As mentioned in Understanding Cannabis Part 1, cannabis plants are varied and have many different effects, depending on the strain. As new strains are cross-bred and older strains fade out of popularity, it can be difficult to predict what effects a plant will have. Additionally, the conditions a plant is grown in can have a major impact on its effects not to mention your own body chemistry. Thus, many cannabis consumers and industry professionals alike have begun looking toward cannabis terpenes to determine how a strain may function.
Terpenes are oils that are secreted from the same glands as THC and CBD. Although terpenes are found in cannabis, they are actually compounds found in many plants, and even some animals. These oils tend to have strong scents, and in the cannabis industry, are often inspiration for a strain’s name. There are more than 20,000 terpenes, but cannabis does not contain all of them. Instead, there are a few that cannabis connoisseurs will recognize in many varieties of the plant.
Myrcene is a terpene that is also found in mangoes, hops, and lemongrass. It is the most abundant terpene in cannabis. Its scent is similar to an earthy, spicy smell.
Limonene is a terpene that, as the name suggests, is found in lemons and other citrus fruits. Thus, it will smell much like a citrus fruit would.
Caryophyllene can be found in black pepper, cloves, and cinnamon. It also has a spicy, earthy smell that is similar to those spices.
Terpinolene is also found in tea tree, cumin, and lilacs. It has a pine, floral, and herbal scent.
Pinene is commonly found in rosemary, pine needles, and basil. It has a strong pine smell.
Although these are some of the most common terpenes, it can be beneficial to cannabis professionals and consumers to do their research on other terpenes, particularly in strains they prefer. There are over 100 terpenes present in cannabis, so begin with the ones you are most familiar with and go from there. Each person has different preferences when it comes to strains and subsequently terpenes. Identify the strains you like, then identify the dominant terpenes in those strains. You will begin to see some overlap and from there you can start pinpointing the terpenes you prefer. Once you know the terpenes you prefer, use that to identify new strains to try. The same can be done with strains you don’t like. A great place to research strains and their terpene profiles is leafly.com.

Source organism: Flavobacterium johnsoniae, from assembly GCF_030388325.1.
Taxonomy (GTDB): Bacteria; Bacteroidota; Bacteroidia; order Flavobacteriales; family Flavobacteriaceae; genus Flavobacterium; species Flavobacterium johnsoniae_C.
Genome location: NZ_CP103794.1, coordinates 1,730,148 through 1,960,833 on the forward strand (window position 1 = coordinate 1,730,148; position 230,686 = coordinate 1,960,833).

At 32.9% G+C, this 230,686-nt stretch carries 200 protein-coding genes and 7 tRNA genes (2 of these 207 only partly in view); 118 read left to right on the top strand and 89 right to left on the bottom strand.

The reason why terpenes are so important is because of the entourage effect. Different terpenes, in conjunction with cannabinoids, may produce different effects. For example, strains high in Myrcene may produce relaxing effects, while Terpinolene might cause energizing effects. However, strains with both may favor one over the other. Additionally, strains may have several terpenes present, which means that the percentages of each will make a big difference in the effects.
Although there is still more research to be done on the effects of terpenes and just how much of a role the entourage effect plays into a strain’s outcome, it is safe to say that learning about terpenes will benefit anyone involved with cannabis. Do your research to fully understand what to expect from different terpenes, and keep in mind that these compounds can affect some people in ways that do not fit the average.
To dig a little deeper into the dominant terpenes in cannabis and their effects, please check out this article.